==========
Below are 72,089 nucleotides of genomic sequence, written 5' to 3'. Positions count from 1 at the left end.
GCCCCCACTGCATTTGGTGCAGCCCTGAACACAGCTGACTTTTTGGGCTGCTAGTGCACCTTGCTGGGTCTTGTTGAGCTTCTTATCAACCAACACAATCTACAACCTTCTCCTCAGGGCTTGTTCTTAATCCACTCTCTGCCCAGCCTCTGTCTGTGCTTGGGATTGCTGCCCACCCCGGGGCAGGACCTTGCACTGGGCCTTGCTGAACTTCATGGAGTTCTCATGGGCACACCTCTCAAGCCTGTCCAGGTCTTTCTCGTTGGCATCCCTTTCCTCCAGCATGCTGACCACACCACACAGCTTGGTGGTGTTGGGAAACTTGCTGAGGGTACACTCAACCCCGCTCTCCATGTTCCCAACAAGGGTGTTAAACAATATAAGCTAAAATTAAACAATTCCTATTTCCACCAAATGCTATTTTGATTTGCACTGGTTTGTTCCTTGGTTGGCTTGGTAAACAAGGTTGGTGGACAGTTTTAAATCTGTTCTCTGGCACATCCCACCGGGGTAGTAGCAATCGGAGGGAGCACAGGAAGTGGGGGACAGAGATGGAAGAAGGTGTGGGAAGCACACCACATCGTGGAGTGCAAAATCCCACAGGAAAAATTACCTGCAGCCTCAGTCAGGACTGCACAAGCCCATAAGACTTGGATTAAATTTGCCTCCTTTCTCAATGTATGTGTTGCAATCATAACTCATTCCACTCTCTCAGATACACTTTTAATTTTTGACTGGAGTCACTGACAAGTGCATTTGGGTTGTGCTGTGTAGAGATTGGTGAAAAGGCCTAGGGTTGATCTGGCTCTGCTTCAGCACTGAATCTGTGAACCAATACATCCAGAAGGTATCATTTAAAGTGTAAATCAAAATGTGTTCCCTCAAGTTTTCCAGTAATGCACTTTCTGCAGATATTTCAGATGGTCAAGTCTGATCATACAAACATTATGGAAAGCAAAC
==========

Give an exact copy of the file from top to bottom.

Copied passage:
Below are 72,089 nucleotides of genomic sequence, written 5' to 3'. Positions count from 1 at the left end.
GCCCCCACTGCATTTGGTGCAGCCCTGAACACAGCTGACTTTTTGGGCTGCTAGTGCACCTTGCTGGGTCTTGTTGAGCTTCTTATCAACCAACACAATCTACAACCTTCTCCTCAGGGCTTGTTCTTAATCCACTCTCTGCCCAGCCTCTGTCTGTGCTTGGGATTGCTGCCCACCCCGGGGCAGGACCTTGCACTGGGCCTTGCTGAACTTCATGGAGTTCTCATGGGCACACCTCTCAAGCCTGTCCAGGTCTTTCTCGTTGGCATCCCTTTCCTCCAGCATGCTGACCACACCACACAGCTTGGTGGTGTTGGGAAACTTGCTGAGGGTACACTCAACCCCGCTCTCCATGTTCCCAACAAGGGTGTTAAACAATATAAGCTAAAATTAAACAATTCCTATTTCCACCAAATGCTATTTTGATTTGCACTGGTTTGTTCCTTGGTTGGCTTGGTAAACAAGGTTGGTGGACAGTTTTAAATCTGTTCTCTGGCACATCCCACCGGGGTAGTAGCAATCGGAGGGAGCACAGGAAGTGGGGGACAGAGATGGAAGAAGGTGTGGGAAGCACACCACATCGTGGAGTGCAAAATCCCACAGGAAAAATTACCTGCAGCCTCAGTCAGGACTGCACAAGCCCATAAGACTTGGATTAAATTTGCCTCCTTTCTCAATGTATGTGTTGCAATCATAACTCATTCCACTCTCTCAGATACACTTTTAATTTTTGACTGGAGTCACTGACAAGTGCATTTGGGTTGTGCTGTGTAGAGATTGGTGAAAAGGCCTAGGGTTGATCTGGCTCTGCTTCAGCACTGAATCTGTGAACCAATACATCCAGAAGGTATCATTTAAAGTGTAAATCAAAATGTGTTCCCTCAAGTTTTCCAGTAATGCACTTTCTGCAGATATTTCAGATGGTCAAGTCTGATCATACAAACATTATGGAAAGCAAAC